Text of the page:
[arch-dev-public] definition of the core repo, putting nilfs-utils, btrfs-progs and dosfstools in core

Allan McRae allan at archlinux.org
Sun Dec 19 00:20:01 EST 2010

On 19/12/10 04:59, Dieter Plaetinck wrote:
> Last time the topic "moving nilfs/btrfs utilities in core"
> generated some discussion, but no outcome. (and not even all my questions were answered)
> (http://mailman.archlinux.org/pipermail/arch-dev-public/2010-December/018656.html)
> So I'll try again, and I'll try to be more clear.
> question 1:
> If you install arch linux on a foo-filesystem, should you install
> foo-utils as well? so that at least your system doesn't break when it
> needs to run fsck.foo during boot.  IMHO the answer is yes.


> question 2:
> what exacly is the definition of the core repo?
> Pierre tells me "The idea of core was to provide a
> minimal set of packages that are needed by nearly all users to set up a
> base system."  If is true, what separates base from core?
> Because this definition looks an awful lot like the definition of base to me.
> AFAIK core is about bundling all packages which are critical (for the purpose of getting the system to run) for some users,
> depending on their particular setup.  This is the reasoning why we include the core repo on our core install images,
> because we say "with this repo, users can install what they need in order to make their system boot and run fine".
> This is also in line with what I see on
> https://wiki.archlinux.org/index.php/Official_Repositories ("will
> provide you with a fully functional base system")
> This is the problem:
> - we want to allow users to use new filesystems during installation.  Currently this includes nilfs2 and btrfs.
>    (marked as experimental in aif).
> - On the other hand we apparently don't allow infrequently used packages in core. Even if I would wait and only support
>    these filesystems when they are declared stable, their package usage would still be low.  It would be pretty backwards if I would need
>    to wait for users to configure their systems using the filesystems manually, so the package usage goes up, before I can include them
>    on the installation media.
>    Currently, dosfstools, nilfs-utils and btrfs-progs-unstable are not in core and can't be installed by using a networkless install with the core-images.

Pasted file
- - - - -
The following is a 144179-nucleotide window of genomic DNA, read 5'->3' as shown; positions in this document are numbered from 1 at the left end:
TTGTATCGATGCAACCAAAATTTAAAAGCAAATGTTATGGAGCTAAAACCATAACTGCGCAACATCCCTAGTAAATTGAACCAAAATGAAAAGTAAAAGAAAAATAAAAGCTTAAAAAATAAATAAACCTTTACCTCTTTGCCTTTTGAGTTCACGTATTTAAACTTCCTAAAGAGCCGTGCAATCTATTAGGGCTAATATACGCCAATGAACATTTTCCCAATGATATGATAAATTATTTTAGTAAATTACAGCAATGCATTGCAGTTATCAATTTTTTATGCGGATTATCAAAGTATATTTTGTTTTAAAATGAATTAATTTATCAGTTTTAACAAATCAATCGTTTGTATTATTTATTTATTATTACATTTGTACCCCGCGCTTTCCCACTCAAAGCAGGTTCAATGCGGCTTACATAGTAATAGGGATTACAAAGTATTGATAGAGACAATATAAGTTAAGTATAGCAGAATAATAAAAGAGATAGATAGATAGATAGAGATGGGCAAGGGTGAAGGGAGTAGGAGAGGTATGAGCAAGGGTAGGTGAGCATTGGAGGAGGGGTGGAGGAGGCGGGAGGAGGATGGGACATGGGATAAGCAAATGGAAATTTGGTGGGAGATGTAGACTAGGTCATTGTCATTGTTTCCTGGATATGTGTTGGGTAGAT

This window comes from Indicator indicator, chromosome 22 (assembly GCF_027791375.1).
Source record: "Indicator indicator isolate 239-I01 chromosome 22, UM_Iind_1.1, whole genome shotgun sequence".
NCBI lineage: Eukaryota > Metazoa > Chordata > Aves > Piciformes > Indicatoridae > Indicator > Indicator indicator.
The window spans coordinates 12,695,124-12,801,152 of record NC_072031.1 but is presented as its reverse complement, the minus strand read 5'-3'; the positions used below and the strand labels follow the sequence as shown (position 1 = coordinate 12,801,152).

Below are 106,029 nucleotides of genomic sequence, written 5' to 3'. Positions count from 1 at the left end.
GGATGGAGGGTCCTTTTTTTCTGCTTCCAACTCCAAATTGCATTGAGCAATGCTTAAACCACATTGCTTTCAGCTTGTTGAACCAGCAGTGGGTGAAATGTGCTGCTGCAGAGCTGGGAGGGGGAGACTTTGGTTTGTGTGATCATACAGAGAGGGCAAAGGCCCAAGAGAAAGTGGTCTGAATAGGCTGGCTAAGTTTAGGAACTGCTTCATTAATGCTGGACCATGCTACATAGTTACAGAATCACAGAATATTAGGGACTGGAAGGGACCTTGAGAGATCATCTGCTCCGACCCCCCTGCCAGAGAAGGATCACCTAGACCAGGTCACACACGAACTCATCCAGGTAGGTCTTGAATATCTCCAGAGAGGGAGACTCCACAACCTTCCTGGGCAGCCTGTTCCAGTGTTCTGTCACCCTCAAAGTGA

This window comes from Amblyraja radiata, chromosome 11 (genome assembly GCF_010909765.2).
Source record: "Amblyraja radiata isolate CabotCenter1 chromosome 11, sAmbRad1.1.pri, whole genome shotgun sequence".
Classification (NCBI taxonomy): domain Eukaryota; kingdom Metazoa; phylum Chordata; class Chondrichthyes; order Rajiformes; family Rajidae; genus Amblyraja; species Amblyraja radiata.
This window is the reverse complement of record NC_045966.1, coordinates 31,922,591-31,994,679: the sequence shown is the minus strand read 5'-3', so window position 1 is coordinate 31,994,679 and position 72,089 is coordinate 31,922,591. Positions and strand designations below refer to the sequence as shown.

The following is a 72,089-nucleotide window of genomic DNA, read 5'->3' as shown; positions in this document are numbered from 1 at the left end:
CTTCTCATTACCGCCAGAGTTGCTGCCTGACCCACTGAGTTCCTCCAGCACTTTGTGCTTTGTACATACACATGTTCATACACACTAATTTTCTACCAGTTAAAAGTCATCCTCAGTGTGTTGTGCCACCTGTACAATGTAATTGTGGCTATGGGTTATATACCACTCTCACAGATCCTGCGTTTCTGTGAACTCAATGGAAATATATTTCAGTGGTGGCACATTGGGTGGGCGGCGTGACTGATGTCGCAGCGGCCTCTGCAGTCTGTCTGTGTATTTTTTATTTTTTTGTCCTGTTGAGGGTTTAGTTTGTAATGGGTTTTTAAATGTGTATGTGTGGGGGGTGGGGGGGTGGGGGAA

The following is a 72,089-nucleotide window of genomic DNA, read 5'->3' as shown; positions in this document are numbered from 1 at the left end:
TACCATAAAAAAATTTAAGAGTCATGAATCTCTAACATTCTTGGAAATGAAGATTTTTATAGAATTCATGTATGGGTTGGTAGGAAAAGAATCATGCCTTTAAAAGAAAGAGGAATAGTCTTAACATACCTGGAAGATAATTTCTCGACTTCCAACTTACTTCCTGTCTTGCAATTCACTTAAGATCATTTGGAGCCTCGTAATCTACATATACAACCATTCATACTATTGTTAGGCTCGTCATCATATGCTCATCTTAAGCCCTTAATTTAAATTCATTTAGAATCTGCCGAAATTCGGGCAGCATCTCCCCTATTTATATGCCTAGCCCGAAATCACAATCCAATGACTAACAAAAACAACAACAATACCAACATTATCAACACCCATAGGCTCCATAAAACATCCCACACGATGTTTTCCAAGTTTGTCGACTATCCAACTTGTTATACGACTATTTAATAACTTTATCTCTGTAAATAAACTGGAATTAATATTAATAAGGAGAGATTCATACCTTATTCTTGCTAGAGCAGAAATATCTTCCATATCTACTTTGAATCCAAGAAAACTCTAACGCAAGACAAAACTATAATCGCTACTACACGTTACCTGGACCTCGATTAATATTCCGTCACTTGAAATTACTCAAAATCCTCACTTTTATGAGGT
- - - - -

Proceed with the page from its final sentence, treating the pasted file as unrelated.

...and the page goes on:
> So, How do we solve this?  I see two outcomes:
> - we add the packages mentioned above to core, and loosen up the signoff requirements for packages with low usage.
>    (because "commonly used" and "needed for a base system" are very different things)
> - we do not add these packages to core, and add something about "must have high usage" on the wikipage i mentioned above.
>    this also means I will need to include a small repo with "needed for base systems, but with low usage" on the core install images, to
>    allow users to install these packages.  And I'll need to adapt aif because it now needs to use additional repositories to install
>    required-to-boot packages.
> I vote for outcome 1.

Basically I don't care what the outcome is here.   But note that we can 
probably safely assume that reiserfs is more commonly used than both the 
two filesystems that you mention and I have yet to receive a signoff for 
reiserfsprogs (posted 2010-12-04...).   So moving the packages for 
nilfs/btrfs to [core] will only serve to delay updates...  Then again, I 
see no reason why these packages should not be in [core].

My solution would be more like your #2 suggestion.  Instead of a "core" 
CD, make an "install" CD which has a set of packages you decide on it. 
This would be largely based on [core], but you can include packages from 
[extra] then too.  You can also drop some [core] packages from the CD. 
For example, there is no point putting gcc-{fortran,objc,ada} on the 
install CD at all.  They are only in [core] because split packages can 
not go across repos.  So get rid of them and gain 40MB more space for 
your dual arch iso.


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